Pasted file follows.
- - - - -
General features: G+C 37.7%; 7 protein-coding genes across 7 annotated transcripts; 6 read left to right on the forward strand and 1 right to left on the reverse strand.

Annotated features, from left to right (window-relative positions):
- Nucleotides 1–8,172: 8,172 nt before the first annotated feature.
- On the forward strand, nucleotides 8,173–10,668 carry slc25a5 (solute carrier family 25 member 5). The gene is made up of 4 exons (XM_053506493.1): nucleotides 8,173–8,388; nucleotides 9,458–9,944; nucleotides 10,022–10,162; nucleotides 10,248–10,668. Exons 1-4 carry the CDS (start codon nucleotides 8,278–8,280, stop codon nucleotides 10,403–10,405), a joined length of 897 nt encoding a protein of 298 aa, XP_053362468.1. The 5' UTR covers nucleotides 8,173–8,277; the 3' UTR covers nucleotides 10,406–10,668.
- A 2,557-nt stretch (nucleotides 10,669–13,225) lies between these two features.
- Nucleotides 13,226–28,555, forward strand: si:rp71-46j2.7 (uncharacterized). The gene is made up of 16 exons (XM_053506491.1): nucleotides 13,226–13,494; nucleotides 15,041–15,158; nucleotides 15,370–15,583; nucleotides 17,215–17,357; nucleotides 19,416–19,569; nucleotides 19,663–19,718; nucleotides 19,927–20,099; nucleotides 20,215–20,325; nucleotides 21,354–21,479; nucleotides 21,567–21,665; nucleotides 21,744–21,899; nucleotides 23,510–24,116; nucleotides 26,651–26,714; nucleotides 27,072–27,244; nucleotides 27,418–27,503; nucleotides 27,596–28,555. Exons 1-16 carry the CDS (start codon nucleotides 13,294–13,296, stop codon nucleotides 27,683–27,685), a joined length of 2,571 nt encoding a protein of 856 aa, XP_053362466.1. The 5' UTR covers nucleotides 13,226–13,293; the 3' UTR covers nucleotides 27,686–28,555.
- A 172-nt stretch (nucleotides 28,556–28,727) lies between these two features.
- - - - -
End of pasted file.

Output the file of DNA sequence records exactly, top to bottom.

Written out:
General features: G+C 37.7%; 7 protein-coding genes across 7 annotated transcripts; 6 read left to right on the forward strand and 1 right to left on the reverse strand.

Annotated features, from left to right (window-relative positions):
- Nucleotides 1–8,172: 8,172 nt before the first annotated feature.
- On the forward strand, nucleotides 8,173–10,668 carry slc25a5 (solute carrier family 25 member 5). The gene is made up of 4 exons (XM_053506493.1): nucleotides 8,173–8,388; nucleotides 9,458–9,944; nucleotides 10,022–10,162; nucleotides 10,248–10,668. Exons 1-4 carry the CDS (start codon nucleotides 8,278–8,280, stop codon nucleotides 10,403–10,405), a joined length of 897 nt encoding a protein of 298 aa, XP_053362468.1. The 5' UTR covers nucleotides 8,173–8,277; the 3' UTR covers nucleotides 10,406–10,668.
- A 2,557-nt stretch (nucleotides 10,669–13,225) lies between these two features.
- Nucleotides 13,226–28,555, forward strand: si:rp71-46j2.7 (uncharacterized). The gene is made up of 16 exons (XM_053506491.1): nucleotides 13,226–13,494; nucleotides 15,041–15,158; nucleotides 15,370–15,583; nucleotides 17,215–17,357; nucleotides 19,416–19,569; nucleotides 19,663–19,718; nucleotides 19,927–20,099; nucleotides 20,215–20,325; nucleotides 21,354–21,479; nucleotides 21,567–21,665; nucleotides 21,744–21,899; nucleotides 23,510–24,116; nucleotides 26,651–26,714; nucleotides 27,072–27,244; nucleotides 27,418–27,503; nucleotides 27,596–28,555. Exons 1-16 carry the CDS (start codon nucleotides 13,294–13,296, stop codon nucleotides 27,683–27,685), a joined length of 2,571 nt encoding a protein of 856 aa, XP_053362466.1. The 5' UTR covers nucleotides 13,226–13,293; the 3' UTR covers nucleotides 27,686–28,555.
- A 172-nt stretch (nucleotides 28,556–28,727) lies between these two features.